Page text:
Apple ultra-portable PC

Discussion in 'Buying Tips and Advice' started by simie, Jun 15, 2006.

  1. simie macrumors 6502a


    Aug 26, 2004

    UNBEATLES FIRM Apple is expected to show off a new "ultra-portable PC" based around flash memory, small bits and bobs and some coloured plastic, at the January Macworld trade show in San Francisco.
    The plan has been revealed by UBS Investment Research analyst Ben Reitzes who thinks he has managed to discover that Apple is working on ultra-portable PCs and notebooks equipped with NAND flash memory in order to speed up boot times.

    According to Appleinsider, Apple's new chum, Intel plans to make the NAND flash drives and the idea is also being looked at by Microsoft.

    Apparently, Apple thinks that its new portables could be the next iPod.

    Reitzes adds that they should do quite well in the education sector, which is an Apple stronghold, he says. It's not here, though. Maybe where he lives. µ
  2. Sun Baked macrumors G5

    Sun Baked

    May 19, 2002
    The return of the eMate should be on the front page.
  3. marchcapital macrumors regular


    Feb 22, 2006
    i believe apple is going to introduce a protable pro laptop. but it doesnt matter to me any more, im going to buy a thinkpad and run linux.
  4. andy89 macrumors 6502

    May 22, 2005
    Folkestone, England
    Works for me:D
  5. Acehigh macrumors 6502

    Mar 5, 2006

    So far the best ultra portable computer is the oqo ( I hope the Apple version will be just as small.
  6. pxlmvr7 macrumors newbie

    Feb 5, 2006
    Pretty cool product. Definitely something that Apple should emulate. Funny thing though that one of the screens in the video for OQO was an OS X window.

  7. emotion macrumors 68040


    Mar 29, 2004
    Manchester, UK
    the OQO people are ex-apple i think
  8. Acehigh macrumors 6502

    Mar 5, 2006
    You are right...

    I wonder if Apple tried to buy the company... I think it a better deal then Dell buying Alienware. (was that price disclosed?). I know Oqo got funding from Motorola (20+ million). But i guess they can just make there own, with a built in isight.

    Jory bell, founder
    In 2000, Jory Bell co-founded OQO with Jonathan Betts-LaCroix.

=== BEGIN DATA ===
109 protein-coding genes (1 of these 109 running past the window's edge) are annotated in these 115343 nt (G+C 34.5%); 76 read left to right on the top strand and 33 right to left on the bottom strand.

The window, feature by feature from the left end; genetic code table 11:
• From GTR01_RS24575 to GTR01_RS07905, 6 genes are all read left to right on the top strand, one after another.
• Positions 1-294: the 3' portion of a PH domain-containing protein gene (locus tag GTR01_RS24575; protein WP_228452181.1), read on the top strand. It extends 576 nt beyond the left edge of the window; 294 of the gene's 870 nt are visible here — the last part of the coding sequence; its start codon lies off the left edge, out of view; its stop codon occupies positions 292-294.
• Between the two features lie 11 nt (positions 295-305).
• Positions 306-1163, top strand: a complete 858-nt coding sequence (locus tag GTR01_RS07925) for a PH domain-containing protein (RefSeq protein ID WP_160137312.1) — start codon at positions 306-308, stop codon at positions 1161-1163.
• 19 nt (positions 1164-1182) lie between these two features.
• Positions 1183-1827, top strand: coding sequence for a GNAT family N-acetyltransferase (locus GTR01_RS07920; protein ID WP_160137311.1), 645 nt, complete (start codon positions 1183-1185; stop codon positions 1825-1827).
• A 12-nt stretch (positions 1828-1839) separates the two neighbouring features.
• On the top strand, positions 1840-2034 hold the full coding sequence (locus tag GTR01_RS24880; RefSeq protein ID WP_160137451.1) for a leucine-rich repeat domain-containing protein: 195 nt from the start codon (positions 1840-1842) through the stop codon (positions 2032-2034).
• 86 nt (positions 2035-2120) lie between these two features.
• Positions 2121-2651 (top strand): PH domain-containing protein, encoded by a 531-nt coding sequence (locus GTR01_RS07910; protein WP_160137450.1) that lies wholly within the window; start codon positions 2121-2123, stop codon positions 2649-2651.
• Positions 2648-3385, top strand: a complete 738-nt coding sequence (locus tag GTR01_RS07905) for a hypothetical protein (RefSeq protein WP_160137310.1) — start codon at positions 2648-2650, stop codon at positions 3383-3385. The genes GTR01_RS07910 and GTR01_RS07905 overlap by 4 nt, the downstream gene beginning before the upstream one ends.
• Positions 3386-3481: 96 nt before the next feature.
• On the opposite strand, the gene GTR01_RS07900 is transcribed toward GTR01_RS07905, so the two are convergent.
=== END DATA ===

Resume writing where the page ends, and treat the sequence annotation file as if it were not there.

Prior to founding OQO, Jory worked in Apple Product Design, where he was one of the primary product designers of the G3 Powerbook line and co-conceived theTitanium Powerbook. Jory was previously at IBM's Almaden Research Center, developing new portable computing hardware for IBM's ThinkPad line. Jory also worked at MIT, developing moored oceanographic instruments for climate change research.
    Jory has patents pending for inventions in Powerbooks, iBooks and OQO computers.
    Jory received three simultaneous B.S. degrees from MIT in earth atmospheric and planetary studies (EAPS), visual design, and literature.

    nick merz, director of design
    Prior to co-founding OQO, Nick worked in the Apple Portable Product Design group. He engineered the media bays on Apple's Powerbook G3 Bronze, took the laptop through mass production, and was a key member of the team for the G4 Titanium Powerbook, from conception through early engineering builds. His professional engineering experience ranges from tooling design for radio telescope dishes, to the invention and development of demolition equipment, disposable dishware, and stereo photography equipment.
    Nick has four patents pending from his work on the Titanium G4 display, two from the OQO model 01, and one from personal projects.
    Nick Merz holds a B.S. degree in Product Design from Stanford University.

    michael prichard, lead product designer
    Prior to co-founding OQO, Michael worked at Apple Computer with the OS development group and the Powerbook Product Design group, where he was chief architect of the chassis structure and component layout for Apple's G4 Titanium Powerbook. He also developed the first slot load CD/DVD drive used in a laptop for that project. Prior to Apple, he worked on the 1992 America's Cup campaign, designing and building custom computers and peripherals for the winning America Cubed team. He previously designed oceanographic instruments at MIT.
    Michael holds a B.S. degree in Mechanical Engineering from MIT.

Share This Page